Antley-Bixler Syndrome is a rare genetic disorder that is primarily characterized by distinctive malformations of the head and facial (craniofacial) area and additional skeletal abnormalities. For example, the disorder is typically associated with premature closure of the fibrous joints (cranial sutures) between particular bones of the skull (craniosynostosis). Many affected infants and children also may have a prominent forehead, underdeveloped midfacial regions (midfacial hypoplasia), protruding eyes (proptosis), and other craniofacial abnormalities. Additional skeletal malformations are usually present, such as fusion of certain adjacent bones of the arms (e.g., radiohumeral or radioulnar synostosis), long, thin fingers and toes (arachnodactyly), and bowing of the thigh bones. In addition, certain joints may become permanently flexed or extended in fixed postures (joint contractures), resulting in restricted movements.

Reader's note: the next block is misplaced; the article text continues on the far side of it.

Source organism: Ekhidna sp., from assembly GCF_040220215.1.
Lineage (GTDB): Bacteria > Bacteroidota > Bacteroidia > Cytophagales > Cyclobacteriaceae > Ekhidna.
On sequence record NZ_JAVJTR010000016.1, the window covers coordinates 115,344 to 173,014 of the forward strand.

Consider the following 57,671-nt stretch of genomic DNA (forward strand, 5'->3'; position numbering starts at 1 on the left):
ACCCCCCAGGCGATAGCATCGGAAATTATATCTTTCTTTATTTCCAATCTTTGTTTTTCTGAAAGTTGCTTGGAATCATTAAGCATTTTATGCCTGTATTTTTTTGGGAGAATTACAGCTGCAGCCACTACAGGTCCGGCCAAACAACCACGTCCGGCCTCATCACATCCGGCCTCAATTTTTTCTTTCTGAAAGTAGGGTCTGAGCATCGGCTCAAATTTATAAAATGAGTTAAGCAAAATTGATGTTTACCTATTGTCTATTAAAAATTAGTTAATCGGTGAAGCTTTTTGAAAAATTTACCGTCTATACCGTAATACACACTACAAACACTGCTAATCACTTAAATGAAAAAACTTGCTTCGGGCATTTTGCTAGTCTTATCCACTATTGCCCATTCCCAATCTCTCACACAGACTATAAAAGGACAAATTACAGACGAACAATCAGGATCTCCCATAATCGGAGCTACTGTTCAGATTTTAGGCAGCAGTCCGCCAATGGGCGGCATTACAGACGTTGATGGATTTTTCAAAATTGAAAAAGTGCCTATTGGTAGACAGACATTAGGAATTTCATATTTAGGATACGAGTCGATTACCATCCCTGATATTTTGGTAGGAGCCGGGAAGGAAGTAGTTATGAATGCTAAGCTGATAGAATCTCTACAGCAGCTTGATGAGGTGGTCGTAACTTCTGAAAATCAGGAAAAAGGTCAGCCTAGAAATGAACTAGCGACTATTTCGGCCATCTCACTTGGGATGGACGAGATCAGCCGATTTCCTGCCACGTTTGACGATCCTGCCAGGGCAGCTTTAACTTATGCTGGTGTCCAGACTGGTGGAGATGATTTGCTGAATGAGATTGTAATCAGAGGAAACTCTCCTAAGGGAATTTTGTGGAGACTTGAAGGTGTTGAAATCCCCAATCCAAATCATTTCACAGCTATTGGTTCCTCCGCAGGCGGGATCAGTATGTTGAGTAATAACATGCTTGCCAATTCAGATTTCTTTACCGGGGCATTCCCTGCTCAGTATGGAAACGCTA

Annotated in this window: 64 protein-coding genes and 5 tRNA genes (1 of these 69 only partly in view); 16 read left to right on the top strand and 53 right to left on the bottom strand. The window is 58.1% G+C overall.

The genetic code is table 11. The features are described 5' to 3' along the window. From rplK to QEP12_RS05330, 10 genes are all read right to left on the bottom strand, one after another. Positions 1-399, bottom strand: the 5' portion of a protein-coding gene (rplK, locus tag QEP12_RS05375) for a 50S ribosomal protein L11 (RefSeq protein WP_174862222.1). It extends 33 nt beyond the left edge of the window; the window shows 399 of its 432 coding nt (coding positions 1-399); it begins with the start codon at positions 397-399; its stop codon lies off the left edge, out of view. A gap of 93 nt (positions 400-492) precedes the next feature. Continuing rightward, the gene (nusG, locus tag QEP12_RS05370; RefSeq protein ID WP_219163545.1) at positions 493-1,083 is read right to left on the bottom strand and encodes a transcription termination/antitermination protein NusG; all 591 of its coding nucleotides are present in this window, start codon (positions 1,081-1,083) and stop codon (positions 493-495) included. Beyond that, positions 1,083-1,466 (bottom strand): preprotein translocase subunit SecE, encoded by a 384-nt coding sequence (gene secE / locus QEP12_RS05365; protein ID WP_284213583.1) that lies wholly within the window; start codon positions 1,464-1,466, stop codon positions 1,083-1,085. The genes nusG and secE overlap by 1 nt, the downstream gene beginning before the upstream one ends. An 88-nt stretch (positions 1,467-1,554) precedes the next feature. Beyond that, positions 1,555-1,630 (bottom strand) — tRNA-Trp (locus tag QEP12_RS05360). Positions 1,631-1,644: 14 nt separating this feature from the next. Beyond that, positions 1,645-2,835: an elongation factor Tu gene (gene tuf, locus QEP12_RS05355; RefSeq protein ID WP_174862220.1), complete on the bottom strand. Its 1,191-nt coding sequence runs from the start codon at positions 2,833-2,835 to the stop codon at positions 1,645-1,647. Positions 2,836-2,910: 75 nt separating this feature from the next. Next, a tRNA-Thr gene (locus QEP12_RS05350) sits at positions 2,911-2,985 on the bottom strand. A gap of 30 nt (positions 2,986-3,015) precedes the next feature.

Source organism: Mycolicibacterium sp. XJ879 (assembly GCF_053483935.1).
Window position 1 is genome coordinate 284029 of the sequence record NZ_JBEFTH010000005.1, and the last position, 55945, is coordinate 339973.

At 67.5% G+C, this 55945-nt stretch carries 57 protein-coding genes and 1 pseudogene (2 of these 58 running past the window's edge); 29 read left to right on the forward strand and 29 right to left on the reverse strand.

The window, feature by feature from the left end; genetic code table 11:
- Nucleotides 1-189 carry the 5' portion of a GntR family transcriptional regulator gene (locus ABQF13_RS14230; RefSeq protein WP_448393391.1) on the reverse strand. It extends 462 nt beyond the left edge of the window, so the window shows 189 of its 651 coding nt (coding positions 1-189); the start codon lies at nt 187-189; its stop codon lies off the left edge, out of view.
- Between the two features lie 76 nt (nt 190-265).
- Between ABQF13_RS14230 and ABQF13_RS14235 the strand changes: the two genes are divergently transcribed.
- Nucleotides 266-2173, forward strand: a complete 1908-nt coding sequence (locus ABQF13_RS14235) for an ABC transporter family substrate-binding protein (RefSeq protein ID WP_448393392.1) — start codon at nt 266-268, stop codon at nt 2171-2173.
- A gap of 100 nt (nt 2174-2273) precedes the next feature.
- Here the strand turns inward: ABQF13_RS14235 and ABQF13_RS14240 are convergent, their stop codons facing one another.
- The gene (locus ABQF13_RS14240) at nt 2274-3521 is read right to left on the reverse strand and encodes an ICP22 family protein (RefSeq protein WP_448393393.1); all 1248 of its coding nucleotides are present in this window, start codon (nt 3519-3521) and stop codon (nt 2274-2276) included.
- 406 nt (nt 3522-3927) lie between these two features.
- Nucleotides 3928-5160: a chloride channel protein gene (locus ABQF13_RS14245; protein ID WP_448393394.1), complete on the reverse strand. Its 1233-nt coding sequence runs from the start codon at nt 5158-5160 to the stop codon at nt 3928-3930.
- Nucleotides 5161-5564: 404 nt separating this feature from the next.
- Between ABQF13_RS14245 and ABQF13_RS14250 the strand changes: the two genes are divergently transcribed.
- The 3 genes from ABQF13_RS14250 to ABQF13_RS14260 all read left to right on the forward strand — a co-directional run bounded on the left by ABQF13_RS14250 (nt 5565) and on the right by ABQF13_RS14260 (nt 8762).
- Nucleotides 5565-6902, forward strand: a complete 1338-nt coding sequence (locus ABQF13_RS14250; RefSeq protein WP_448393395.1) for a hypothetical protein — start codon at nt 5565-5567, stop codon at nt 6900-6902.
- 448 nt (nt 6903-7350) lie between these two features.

Antley-Bixler Syndrome often appears to be inherited as an autosomal recessive trait. However, according to researchers, other cases may result from spontaneous (sporadic) genetic changes (mutations) that may be transmitted as an autosomal dominant trait.
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